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The Gates are Closing ... or Are They?

Source Sheet by Irwin Zeplowitz
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Created September 10, 2021 · 127 Views נוצר 10 September, 2021 · 127 צפיות

The final worship service on Yom Kippur is called Neilah, which means “locking” or “closing”, related to the theme of the closing of the gates for the day and our opportunity to be sealed in the Book of Life. What, however, does it really mean to say the gates are “closing”? As the long day of fasting ends what important messages does Neilah offer for us to take with us beyond Yom Kippur for living a worthy, good life?

  1.  

    פתח לנו שער, 

    בעת נעילת שער

    כי פנה יום.

    היום יפנה,

    השמש יבא ויפנה,

    נבואה שעריך.

    Ashkenazi Machzor - Neilah

     

    Open a gate for us when the gates are being closed,

    for the day is about to fade.

    The day shall end, the sun shall set.

    Let us enter Your gates!

  2. Rabbi Alan Lew,  This is Real and You Are Completely Unprepared

     

    Rabbi Levi Yitzchåak of Berditchev said that it isn’t just that the gates of heaven are open during the Ten Days of Teshuva; what is far more significant is that an energy, an attractive force, passes through this opening during these days. This is a very subtle energy, and for most of the Ten Days, when the gates are wide open, we don’t even notice it. But during the Neilah service, as the gates begin to close and the opening becomes narrower and narrower, this attractive energy becomes more and more intense, more and more noticeable. It is precisely this energy which draws us to the Neilah service so intensely, and which inspires us to pray so fervently once there. The prayer we utter at Neilah is that most urgent of all human prayers, the prayer of the last chance. The gates of heaven are closing. We only have a few minutes left.

  3. דברים רבה ב׳

    (יב)... זֶה שֶׁאָמַר הַכָּתוּב (תהלים סט, יד): וַאֲנִי תְפִלָּתִי לְךָ ה' עֵת רָצוֹן, רַבִּי חֲנִינָא בַּר פָּפָּא שָׁאַל לְרַבִּי שְׁמוּאֵל בַּר נַחְמָן מַהוּ דִּכְתִיב וַאֲנִי תְפִלָּתִי לְךָ ה' עֵת רָצוֹן, אָמַר לוֹ שַׁעֲרֵי תְּפִלָּה פְּעָמִים פְּתוּחִים פְּעָמִים נְעוּלִים, אֲבָל שַׁעֲרֵי תְּשׁוּבָה לְעוֹלָם פְּתוּחִים.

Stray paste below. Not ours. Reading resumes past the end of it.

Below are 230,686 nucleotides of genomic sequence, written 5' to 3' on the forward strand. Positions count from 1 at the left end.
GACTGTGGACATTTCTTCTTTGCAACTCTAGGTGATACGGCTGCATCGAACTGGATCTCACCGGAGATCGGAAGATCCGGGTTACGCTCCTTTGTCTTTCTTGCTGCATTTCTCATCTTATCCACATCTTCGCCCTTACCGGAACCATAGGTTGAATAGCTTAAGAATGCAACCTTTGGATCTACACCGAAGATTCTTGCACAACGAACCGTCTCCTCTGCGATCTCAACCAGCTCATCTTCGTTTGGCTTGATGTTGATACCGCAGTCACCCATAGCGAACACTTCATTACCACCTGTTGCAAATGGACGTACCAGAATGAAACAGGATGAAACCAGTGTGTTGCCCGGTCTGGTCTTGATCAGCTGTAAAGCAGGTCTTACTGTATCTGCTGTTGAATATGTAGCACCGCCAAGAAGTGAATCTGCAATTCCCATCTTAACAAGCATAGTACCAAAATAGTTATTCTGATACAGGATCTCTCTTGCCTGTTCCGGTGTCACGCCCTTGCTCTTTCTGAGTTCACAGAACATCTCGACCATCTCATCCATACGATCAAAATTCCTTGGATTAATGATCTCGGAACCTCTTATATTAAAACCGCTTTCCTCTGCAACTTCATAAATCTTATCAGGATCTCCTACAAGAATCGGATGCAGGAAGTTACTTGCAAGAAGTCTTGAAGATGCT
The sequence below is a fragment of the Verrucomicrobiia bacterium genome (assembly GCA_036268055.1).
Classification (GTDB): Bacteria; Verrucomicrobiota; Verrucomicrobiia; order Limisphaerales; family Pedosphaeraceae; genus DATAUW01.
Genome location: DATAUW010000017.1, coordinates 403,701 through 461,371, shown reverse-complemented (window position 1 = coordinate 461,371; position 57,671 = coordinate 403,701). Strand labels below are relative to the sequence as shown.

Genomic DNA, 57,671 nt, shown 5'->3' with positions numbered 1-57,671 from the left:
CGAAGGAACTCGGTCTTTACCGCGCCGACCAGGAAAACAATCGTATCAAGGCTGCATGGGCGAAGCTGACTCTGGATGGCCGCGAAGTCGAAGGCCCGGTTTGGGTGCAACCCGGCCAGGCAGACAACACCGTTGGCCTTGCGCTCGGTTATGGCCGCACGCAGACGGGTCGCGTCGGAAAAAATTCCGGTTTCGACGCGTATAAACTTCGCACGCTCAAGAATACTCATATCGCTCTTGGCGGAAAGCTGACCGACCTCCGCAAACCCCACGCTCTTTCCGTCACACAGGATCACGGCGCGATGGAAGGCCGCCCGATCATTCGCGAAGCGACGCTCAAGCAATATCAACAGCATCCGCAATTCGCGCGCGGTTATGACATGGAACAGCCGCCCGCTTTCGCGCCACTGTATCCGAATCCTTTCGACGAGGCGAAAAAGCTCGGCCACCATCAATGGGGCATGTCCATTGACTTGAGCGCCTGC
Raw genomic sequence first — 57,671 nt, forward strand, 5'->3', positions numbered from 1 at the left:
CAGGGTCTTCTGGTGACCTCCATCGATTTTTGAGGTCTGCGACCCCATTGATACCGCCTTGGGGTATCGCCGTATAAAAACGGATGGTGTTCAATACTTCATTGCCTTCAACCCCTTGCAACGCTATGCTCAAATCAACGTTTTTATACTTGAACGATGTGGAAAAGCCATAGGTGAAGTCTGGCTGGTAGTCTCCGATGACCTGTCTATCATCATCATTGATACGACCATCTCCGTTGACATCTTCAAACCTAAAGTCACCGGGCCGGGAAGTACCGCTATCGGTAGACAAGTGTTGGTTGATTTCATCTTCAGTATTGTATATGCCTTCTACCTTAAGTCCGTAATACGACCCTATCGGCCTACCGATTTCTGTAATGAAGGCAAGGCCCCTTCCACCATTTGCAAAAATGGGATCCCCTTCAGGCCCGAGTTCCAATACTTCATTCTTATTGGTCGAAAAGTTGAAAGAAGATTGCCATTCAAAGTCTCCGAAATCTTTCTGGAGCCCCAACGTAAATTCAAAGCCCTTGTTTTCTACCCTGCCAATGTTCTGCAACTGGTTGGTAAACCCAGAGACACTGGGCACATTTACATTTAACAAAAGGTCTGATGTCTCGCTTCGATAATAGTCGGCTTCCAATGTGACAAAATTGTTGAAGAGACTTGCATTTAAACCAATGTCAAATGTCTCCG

Devarim Rabbah 2:12

     

    As it says (Psalms 69:14), "As for me, may my prayer come to You, O Eternal, at a favorable moment. [O God, in Your abundant faithfulness, answer me with Your sure deliverance.],

     

    Rabbi Shmuel bar Nachman said to Rabbi Hannina bar Papa, the gates of prayer are sometimes open and sometimes closed, but the gates of repentance are always open.

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  5. תהילים כד: ז׳, י׳


    שְׂא֤וּ שְׁעָרִ֨ים ׀ רָֽאשֵׁיכֶ֗ם וְֽ֭הִנָּשְׂאוּ פִּתְחֵ֣י עוֹלָ֑ם וְ֝יָב֗וֹא מֶ֣לֶךְ הַכָּבֽוֹד


    מִ֤י ה֣וּא זֶה֮ מֶ֤לֶךְ הַכָּ֫ב֥וֹד יְהֹוָ֥ה צְבָא֑וֹת ה֤וּא מֶ֖לֶךְ הַכָּב֣וֹד סֶֽלָה׃

    Psalms 24: 7, 10

    Lift yourselves, gates of heaven — rise high! Be carried aloft, everlasting portals, that the Sovereign of Splendor may enter.

     

    Who is the Sovereign of Splendor?

    The eternal Soul of the universe, the Sublime —

    this is the Sovereign of Splendor.

  6. El nora alilah אֵל נוֹרָא עֲלִילָה. Composed by Rabbi Moses Ibn Ezra (ca. 1055– 1138), this piyut (religious poem) from the Sephardic tradition resounds with urgency, hope, and faith in the special power of prayers uttered in this closing hour of Yom Kippur.

     

    Our Creator, God of awe,

    God sublime, whose deeds are true,

    have compassion, grant us pardon,

    as we enter N’ilah.

     

    “Small in Number,” we are called—

    we who lift our eyes to seek You,

    and with trembling hearts, beseech You,

    in this hour of N’ilah.

     

    For You our very life pours forth:

    free us of falsehood, rid us of sin;